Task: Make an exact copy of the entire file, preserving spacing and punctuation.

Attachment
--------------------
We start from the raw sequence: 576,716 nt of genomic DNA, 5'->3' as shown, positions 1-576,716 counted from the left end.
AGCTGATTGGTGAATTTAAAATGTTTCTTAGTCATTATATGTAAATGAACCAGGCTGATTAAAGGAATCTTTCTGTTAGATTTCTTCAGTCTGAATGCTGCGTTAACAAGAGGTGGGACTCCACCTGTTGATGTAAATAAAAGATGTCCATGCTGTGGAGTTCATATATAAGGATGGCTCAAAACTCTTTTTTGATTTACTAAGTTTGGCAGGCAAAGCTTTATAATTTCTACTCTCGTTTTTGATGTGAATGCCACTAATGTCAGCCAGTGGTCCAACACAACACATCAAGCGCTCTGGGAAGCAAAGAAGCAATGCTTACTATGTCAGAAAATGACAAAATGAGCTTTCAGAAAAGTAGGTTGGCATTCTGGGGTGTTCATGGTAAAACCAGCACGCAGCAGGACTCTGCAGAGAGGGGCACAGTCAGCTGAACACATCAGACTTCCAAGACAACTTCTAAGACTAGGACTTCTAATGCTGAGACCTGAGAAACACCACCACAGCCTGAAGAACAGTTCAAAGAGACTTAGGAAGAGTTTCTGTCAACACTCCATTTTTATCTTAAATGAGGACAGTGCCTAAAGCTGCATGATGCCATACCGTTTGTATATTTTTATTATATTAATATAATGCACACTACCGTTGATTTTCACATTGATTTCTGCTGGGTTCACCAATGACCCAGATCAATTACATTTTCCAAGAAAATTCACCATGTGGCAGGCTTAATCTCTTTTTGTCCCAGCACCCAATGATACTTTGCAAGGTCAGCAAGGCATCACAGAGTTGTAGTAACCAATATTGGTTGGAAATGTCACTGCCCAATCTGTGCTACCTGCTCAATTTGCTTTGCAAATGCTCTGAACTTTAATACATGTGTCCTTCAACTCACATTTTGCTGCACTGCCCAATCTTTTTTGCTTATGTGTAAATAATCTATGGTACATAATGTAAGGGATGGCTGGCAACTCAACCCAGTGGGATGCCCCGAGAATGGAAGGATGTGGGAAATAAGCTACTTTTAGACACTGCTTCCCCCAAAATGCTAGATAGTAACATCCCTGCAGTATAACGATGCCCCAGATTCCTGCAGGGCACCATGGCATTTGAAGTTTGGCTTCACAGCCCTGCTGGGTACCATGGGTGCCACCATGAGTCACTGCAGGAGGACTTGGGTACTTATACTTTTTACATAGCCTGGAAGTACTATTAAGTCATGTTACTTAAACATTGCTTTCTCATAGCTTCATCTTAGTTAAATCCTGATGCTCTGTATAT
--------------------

We start from the raw sequence: 576,716 nt of genomic DNA, 5'->3' as shown, positions 1-576,716 counted from the left end.
AGCTGATTGGTGAATTTAAAATGTTTCTTAGTCATTATATGTAAATGAACCAGGCTGATTAAAGGAATCTTTCTGTTAGATTTCTTCAGTCTGAATGCTGCGTTAACAAGAGGTGGGACTCCACCTGTTGATGTAAATAAAAGATGTCCATGCTGTGGAGTTCATATATAAGGATGGCTCAAAACTCTTTTTTGATTTACTAAGTTTGGCAGGCAAAGCTTTATAATTTCTACTCTCGTTTTTGATGTGAATGCCACTAATGTCAGCCAGTGGTCCAACACAACACATCAAGCGCTCTGGGAAGCAAAGAAGCAATGCTTACTATGTCAGAAAATGACAAAATGAGCTTTCAGAAAAGTAGGTTGGCATTCTGGGGTGTTCATGGTAAAACCAGCACGCAGCAGGACTCTGCAGAGAGGGGCACAGTCAGCTGAACACATCAGACTTCCAAGACAACTTCTAAGACTAGGACTTCTAATGCTGAGACCTGAGAAACACCACCACAGCCTGAAGAACAGTTCAAAGAGACTTAGGAAGAGTTTCTGTCAACACTCCATTTTTATCTTAAATGAGGACAGTGCCTAAAGCTGCATGATGCCATACCGTTTGTATATTTTTATTATATTAATATAATGCACACTACCGTTGATTTTCACATTGATTTCTGCTGGGTTCACCAATGACCCAGATCAATTACATTTTCCAAGAAAATTCACCATGTGGCAGGCTTAATCTCTTTTTGTCCCAGCACCCAATGATACTTTGCAAGGTCAGCAAGGCATCACAGAGTTGTAGTAACCAATATTGGTTGGAAATGTCACTGCCCAATCTGTGCTACCTGCTCAATTTGCTTTGCAAATGCTCTGAACTTTAATACATGTGTCCTTCAACTCACATTTTGCTGCACTGCCCAATCTTTTTTGCTTATGTGTAAATAATCTATGGTACATAATGTAAGGGATGGCTGGCAACTCAACCCAGTGGGATGCCCCGAGAATGGAAGGATGTGGGAAATAAGCTACTTTTAGACACTGCTTCCCCCAAAATGCTAGATAGTAACATCCCTGCAGTATAACGATGCCCCAGATTCCTGCAGGGCACCATGGCATTTGAAGTTTGGCTTCACAGCCCTGCTGGGTACCATGGGTGCCACCATGAGTCACTGCAGGAGGACTTGGGTACTTATACTTTTTACATAGCCTGGAAGTACTATTAAGTCATGTTACTTAAACATTGCTTTCTCATAGCTTCATCTTAGTTAAATCCTGATGCTCTGTATAT